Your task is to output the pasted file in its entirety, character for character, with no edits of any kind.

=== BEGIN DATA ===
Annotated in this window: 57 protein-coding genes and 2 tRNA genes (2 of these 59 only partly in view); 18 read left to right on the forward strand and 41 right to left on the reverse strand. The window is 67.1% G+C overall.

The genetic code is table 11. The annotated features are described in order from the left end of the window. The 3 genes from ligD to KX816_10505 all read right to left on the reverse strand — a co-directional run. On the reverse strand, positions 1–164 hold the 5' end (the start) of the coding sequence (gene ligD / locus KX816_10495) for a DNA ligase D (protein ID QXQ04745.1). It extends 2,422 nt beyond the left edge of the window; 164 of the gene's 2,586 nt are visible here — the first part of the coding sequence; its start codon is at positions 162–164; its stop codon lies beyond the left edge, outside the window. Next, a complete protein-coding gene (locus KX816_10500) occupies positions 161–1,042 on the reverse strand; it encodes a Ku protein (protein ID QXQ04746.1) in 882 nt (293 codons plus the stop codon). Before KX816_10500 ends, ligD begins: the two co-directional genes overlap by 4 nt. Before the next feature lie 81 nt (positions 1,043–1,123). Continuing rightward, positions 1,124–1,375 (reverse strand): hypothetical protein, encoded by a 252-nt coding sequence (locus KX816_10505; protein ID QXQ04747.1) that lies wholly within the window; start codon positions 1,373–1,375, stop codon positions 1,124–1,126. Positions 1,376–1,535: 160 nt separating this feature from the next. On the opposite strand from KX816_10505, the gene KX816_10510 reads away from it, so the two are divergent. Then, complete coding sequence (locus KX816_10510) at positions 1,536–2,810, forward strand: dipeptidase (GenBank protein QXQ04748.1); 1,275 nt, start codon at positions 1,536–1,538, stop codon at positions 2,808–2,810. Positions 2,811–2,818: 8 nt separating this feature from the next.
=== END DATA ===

Annotated in this window: 57 protein-coding genes and 2 tRNA genes (2 of these 59 only partly in view); 18 read left to right on the forward strand and 41 right to left on the reverse strand. The window is 67.1% G+C overall.

The genetic code is table 11. The annotated features are described in order from the left end of the window. The 3 genes from ligD to KX816_10505 all read right to left on the reverse strand — a co-directional run. On the reverse strand, positions 1–164 hold the 5' end (the start) of the coding sequence (gene ligD / locus KX816_10495) for a DNA ligase D (protein ID QXQ04745.1). It extends 2,422 nt beyond the left edge of the window; 164 of the gene's 2,586 nt are visible here — the first part of the coding sequence; its start codon is at positions 162–164; its stop codon lies beyond the left edge, outside the window. Next, a complete protein-coding gene (locus KX816_10500) occupies positions 161–1,042 on the reverse strand; it encodes a Ku protein (protein ID QXQ04746.1) in 882 nt (293 codons plus the stop codon). Before KX816_10500 ends, ligD begins: the two co-directional genes overlap by 4 nt. Before the next feature lie 81 nt (positions 1,043–1,123). Continuing rightward, positions 1,124–1,375 (reverse strand): hypothetical protein, encoded by a 252-nt coding sequence (locus KX816_10505; protein ID QXQ04747.1) that lies wholly within the window; start codon positions 1,373–1,375, stop codon positions 1,124–1,126. Positions 1,376–1,535: 160 nt separating this feature from the next. On the opposite strand from KX816_10505, the gene KX816_10510 reads away from it, so the two are divergent. Then, complete coding sequence (locus KX816_10510) at positions 1,536–2,810, forward strand: dipeptidase (GenBank protein QXQ04748.1); 1,275 nt, start codon at positions 1,536–1,538, stop codon at positions 2,808–2,810. Positions 2,811–2,818: 8 nt separating this feature from the next.